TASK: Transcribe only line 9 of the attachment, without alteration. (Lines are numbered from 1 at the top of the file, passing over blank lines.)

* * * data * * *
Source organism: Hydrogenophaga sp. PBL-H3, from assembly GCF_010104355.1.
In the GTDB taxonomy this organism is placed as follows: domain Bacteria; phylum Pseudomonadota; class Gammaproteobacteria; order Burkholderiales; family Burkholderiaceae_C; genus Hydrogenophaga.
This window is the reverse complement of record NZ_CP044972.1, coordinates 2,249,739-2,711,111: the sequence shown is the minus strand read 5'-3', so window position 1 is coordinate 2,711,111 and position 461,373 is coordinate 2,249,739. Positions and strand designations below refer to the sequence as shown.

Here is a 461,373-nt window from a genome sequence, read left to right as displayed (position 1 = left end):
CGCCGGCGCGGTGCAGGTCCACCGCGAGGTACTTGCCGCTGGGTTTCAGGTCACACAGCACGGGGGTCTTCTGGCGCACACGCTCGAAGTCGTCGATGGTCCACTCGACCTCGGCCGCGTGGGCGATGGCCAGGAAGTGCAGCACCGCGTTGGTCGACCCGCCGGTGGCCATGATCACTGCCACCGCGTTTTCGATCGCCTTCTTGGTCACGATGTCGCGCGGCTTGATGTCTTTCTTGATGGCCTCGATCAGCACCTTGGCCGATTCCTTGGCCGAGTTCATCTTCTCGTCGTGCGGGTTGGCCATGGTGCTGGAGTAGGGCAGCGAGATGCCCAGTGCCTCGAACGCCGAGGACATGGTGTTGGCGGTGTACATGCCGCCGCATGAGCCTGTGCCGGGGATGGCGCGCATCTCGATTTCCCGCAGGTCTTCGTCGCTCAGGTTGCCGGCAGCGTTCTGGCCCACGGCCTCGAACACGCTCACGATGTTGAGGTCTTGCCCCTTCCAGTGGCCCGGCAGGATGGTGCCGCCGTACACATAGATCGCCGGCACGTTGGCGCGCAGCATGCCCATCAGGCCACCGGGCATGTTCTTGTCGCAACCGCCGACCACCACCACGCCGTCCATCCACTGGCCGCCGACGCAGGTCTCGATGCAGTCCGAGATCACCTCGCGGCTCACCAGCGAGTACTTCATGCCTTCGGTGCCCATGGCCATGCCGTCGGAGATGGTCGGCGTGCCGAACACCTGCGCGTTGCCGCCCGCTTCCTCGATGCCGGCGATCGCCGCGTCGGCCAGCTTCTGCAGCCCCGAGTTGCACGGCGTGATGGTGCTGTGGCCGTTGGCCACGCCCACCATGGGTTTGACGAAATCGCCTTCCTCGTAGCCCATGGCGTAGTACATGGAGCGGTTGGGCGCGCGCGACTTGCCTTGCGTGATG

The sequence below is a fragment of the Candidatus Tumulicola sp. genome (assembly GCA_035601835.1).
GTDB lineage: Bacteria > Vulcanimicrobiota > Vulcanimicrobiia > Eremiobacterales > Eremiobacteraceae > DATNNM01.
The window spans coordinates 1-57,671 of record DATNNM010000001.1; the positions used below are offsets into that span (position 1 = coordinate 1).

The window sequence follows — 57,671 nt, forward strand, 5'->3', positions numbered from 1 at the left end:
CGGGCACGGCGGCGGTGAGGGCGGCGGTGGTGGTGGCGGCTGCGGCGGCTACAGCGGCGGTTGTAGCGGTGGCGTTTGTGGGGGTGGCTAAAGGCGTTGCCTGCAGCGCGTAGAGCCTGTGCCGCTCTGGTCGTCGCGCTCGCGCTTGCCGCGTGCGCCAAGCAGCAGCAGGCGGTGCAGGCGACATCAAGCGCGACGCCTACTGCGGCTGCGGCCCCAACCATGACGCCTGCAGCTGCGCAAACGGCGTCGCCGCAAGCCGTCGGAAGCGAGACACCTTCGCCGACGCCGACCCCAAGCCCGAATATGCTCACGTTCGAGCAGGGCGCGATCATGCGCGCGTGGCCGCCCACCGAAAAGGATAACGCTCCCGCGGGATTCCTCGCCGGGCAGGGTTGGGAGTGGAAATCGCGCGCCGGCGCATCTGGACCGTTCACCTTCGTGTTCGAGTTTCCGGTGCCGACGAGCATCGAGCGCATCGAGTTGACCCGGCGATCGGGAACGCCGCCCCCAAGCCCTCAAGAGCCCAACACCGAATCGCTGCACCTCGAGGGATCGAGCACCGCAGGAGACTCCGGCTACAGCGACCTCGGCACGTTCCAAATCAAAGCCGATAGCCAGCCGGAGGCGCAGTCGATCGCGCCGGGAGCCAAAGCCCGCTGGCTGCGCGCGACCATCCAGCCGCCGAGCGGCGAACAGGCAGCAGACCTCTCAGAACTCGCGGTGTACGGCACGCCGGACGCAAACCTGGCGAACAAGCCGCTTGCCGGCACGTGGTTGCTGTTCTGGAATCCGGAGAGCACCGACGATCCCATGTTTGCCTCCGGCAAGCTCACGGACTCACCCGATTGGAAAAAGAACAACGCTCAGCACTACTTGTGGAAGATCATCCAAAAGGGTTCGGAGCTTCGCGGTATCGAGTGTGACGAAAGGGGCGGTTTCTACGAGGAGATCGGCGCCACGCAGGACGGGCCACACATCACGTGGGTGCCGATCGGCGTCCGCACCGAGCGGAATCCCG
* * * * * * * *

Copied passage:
The window sequence follows — 57,671 nt, forward strand, 5'->3', positions numbered from 1 at the left end: